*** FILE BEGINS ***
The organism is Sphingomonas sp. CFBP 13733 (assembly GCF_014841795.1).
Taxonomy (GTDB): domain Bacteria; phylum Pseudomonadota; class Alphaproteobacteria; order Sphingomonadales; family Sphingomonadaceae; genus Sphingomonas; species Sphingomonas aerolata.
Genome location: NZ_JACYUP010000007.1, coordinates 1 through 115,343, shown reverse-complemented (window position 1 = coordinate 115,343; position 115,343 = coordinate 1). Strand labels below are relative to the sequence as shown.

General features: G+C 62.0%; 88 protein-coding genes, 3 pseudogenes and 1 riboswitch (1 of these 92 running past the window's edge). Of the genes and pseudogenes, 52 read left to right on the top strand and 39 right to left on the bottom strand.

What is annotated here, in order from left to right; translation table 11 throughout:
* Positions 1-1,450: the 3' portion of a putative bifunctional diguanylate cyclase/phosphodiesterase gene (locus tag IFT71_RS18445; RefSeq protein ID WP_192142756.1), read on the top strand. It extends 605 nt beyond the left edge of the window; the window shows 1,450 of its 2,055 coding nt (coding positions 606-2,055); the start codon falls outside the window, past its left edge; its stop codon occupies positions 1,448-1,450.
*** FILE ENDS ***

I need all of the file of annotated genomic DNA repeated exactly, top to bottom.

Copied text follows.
The organism is Sphingomonas sp. CFBP 13733 (assembly GCF_014841795.1).
Taxonomy (GTDB): domain Bacteria; phylum Pseudomonadota; class Alphaproteobacteria; order Sphingomonadales; family Sphingomonadaceae; genus Sphingomonas; species Sphingomonas aerolata.
Genome location: NZ_JACYUP010000007.1, coordinates 1 through 115,343, shown reverse-complemented (window position 1 = coordinate 115,343; position 115,343 = coordinate 1). Strand labels below are relative to the sequence as shown.

General features: G+C 62.0%; 88 protein-coding genes, 3 pseudogenes and 1 riboswitch (1 of these 92 running past the window's edge). Of the genes and pseudogenes, 52 read left to right on the top strand and 39 right to left on the bottom strand.

What is annotated here, in order from left to right; translation table 11 throughout:
* Positions 1-1,450: the 3' portion of a putative bifunctional diguanylate cyclase/phosphodiesterase gene (locus tag IFT71_RS18445; RefSeq protein ID WP_192142756.1), read on the top strand. It extends 605 nt beyond the left edge of the window; the window shows 1,450 of its 2,055 coding nt (coding positions 606-2,055); the start codon falls outside the window, past its left edge; its stop codon occupies positions 1,448-1,450.